A further look at Table 4 shows a trend of higher recovery for all three of the wines. This a CLEAR indication that as the lab got more precise, the lab also got more accurate.

    My conclusions from the DATA are that one commercial winery has learned to run this analysis with much better than AOAC-approved precision. It appears that the commercial lab also got more accurate. How accurate can’t be determined from the data. The study lacked a standard, as specified by AOAC guidelines, to measure accuracy. The conclusions contained in the paper are NOT supported by the DATA.

    Larry’s last post doesn’t agree with the DATA. The commercial lab’s results were by far the best after they learned the analysis.

    Brad Kitson
    Assistant Winemaker
    Farella-Park Vineyards

  24. Larry Brooks Says:

    Brad, With all due respect I don’t believe that you’ve understood the data presented. If as you state that the cv data are the most important you will see in tables 1,2,&3 that indeed the commercial lab had higher cv than the winery labs involved in this study. Table 4 does not show sequential analyses and improvement in technique by the commercial lab. This accredited lab was already using this assay and selling it to its customers and had done hundreds if not thousands of these analyses. What it shows is unacceptable variation in recovery and other analytical aspects of two different wines sent in multiple samples.
    You have a good point about the “standard”. There was no standard used in the original presentation of this assay by Adams and Harbertson. Our validity study was focused on variation between wines. This does not require a “standard”. The variation is unacceptable with or without a standard.

  25. Brad Kitson Says:

    Larry, Would it be possible to stick to the paper and, more specifically, Table 4? What exactly did I misunderstand? Are you saying the results for Pinot#2, Cab#2 and Merlot#2 aren’t precise, in terms of CV?

    Are you saying Pinot noir #1 and Pinot noir #2 are not the same wine? (I assumed they must be because of the data was used to compare recovery and this comparison would be meaningless between different wines.)

    Are you saying formula 2b doesn’t have first result divided by second result? That implied sequential to me.

    The analysis put forth in the paper in regards to Table 4 missed the point completely. It compares recovery between precise data and imprecise data. IT”S PROBABLY A GOOD THING THAT PRECISE DATA DIDN’T COMPARE WELL WITH IMPRECISE DATA! Though, the paper says it’s a bad thing. The IMPORTANT analysis is why is the SAME lab on the SAME wine consistently imprecise then consistently very precise?

    My conclusion was learning. How do you explain the 5x improved precision between Pinot noir #1 and Pinot noir #2? And, how do you explain similar improved precision for Merlot #2 and Cabernet #2? If not by learning, then how?

    Brad

  26. Larry Brooks Says:

    Dear Mr. Kitson,
    I strongly suggest that you read the paper more carefully before attacking it’s conclusions. The tables 1,2, and 3 deal with interlaboratory results and as I said they show that the commercial lab was if anything less precise than the winery labs despite performing this assay many more times. Table four as is clearly stated on page 1092 of the paper addresses intralaboratory precision. To qoute, “The commercial laboratory served to measure intralaboratory precision by performing analyses on the same wines on 2 different occasions.” There were issues with all labs on yeild and some labs with precision. None of this is acceptable performance for an assay as far as I’m concerned.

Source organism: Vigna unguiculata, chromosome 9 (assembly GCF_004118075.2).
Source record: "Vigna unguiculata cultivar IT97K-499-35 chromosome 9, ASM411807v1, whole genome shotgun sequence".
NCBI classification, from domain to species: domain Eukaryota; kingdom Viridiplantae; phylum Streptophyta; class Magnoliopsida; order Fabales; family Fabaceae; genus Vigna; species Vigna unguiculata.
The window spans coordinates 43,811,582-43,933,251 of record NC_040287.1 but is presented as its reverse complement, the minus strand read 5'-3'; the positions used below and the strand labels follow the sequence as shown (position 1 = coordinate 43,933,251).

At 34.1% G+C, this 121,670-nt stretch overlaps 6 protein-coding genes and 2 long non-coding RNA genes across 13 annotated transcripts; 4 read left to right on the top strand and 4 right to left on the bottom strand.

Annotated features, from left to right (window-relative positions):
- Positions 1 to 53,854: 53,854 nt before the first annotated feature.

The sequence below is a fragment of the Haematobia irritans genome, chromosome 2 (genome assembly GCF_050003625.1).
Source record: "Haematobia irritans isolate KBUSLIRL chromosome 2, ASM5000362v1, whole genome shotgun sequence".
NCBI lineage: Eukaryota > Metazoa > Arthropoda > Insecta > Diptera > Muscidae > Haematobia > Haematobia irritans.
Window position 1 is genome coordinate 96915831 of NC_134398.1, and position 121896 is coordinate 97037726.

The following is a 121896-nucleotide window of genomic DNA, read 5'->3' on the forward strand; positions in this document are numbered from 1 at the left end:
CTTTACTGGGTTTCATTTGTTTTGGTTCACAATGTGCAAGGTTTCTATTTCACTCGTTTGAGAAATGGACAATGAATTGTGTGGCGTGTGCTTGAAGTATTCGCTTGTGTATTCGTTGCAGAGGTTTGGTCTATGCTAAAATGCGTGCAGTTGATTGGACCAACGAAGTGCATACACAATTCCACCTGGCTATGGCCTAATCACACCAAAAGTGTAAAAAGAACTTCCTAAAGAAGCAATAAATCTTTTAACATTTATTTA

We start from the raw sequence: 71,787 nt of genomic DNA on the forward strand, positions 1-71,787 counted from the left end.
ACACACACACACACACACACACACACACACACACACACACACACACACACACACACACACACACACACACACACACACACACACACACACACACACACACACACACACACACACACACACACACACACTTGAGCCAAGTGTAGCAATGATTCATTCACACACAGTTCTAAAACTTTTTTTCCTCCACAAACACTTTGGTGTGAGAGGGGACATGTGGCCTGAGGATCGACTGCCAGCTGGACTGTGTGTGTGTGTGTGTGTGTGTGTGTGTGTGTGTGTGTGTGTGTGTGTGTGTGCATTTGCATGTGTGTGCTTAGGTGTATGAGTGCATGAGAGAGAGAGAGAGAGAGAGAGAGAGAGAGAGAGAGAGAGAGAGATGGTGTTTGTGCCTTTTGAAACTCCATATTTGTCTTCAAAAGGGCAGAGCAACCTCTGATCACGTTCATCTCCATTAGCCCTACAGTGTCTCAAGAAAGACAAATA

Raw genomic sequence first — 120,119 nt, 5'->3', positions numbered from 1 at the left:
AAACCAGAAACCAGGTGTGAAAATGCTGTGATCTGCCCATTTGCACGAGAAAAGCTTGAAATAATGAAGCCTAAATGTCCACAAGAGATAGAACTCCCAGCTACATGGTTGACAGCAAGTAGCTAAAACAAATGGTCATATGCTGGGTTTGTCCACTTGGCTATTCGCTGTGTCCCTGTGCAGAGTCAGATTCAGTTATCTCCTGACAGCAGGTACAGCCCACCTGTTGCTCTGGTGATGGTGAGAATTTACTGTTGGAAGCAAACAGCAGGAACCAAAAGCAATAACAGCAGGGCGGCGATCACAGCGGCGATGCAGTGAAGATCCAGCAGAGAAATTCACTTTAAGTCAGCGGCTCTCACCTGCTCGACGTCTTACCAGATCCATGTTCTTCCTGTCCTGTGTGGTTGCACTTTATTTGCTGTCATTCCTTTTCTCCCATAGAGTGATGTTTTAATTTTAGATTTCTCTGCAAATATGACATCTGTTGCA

I’d also like to remind you that using CAPITAL letters in communication of this sort is the text equivalent of yelling. In the interests of civility why don’t you tone it down?
    Larry Brooks

  27. Brad Kitson Says:

    Larry,
    The Intralab (Table 4) data:
    (1) Indicates this study had operator problems and
    (2) The problems were most likely related to sample recovery technique.

    The authors of the paper missed these two very important points. You should have dug deeper when you saw the Table 4 data. There’s a source of error not explained by limitations of the assay. It’s in your table 1-3 data, too. These tables are full of the imprecise commercial lab data.

    In tables 1-3, at a minimum, all data from the commercial lab should be ignored and all analysis using the commercial lab data should be ignored.

    I question whether the authors are qualified to comment on what is a useful assay for a winemaker. More importantly, I question the conclusions of this paper. I’ve already shown operator issues. When operator issues are involved, its very hard to rationalize any other problem. When the authors don’t recognize it, it’s even harder to rationalize any other problem.

    Your previous comments calling the assay garbage were rude, mean and unwarranted.

    Brad

  28. Winemaker29 Says:

    Naturally we assume that all science is good. The goal of science, like journalism, is about shedding light where there is darkness. Yet, science and journalism can be wrong quite often when no one is chekcing the scientists and journalists. Just because a scientist produces science does not guarantee the science works in the hands of trained scientists. Brooks et al, highly experienced winemakers, could not replicate the science. Thanks.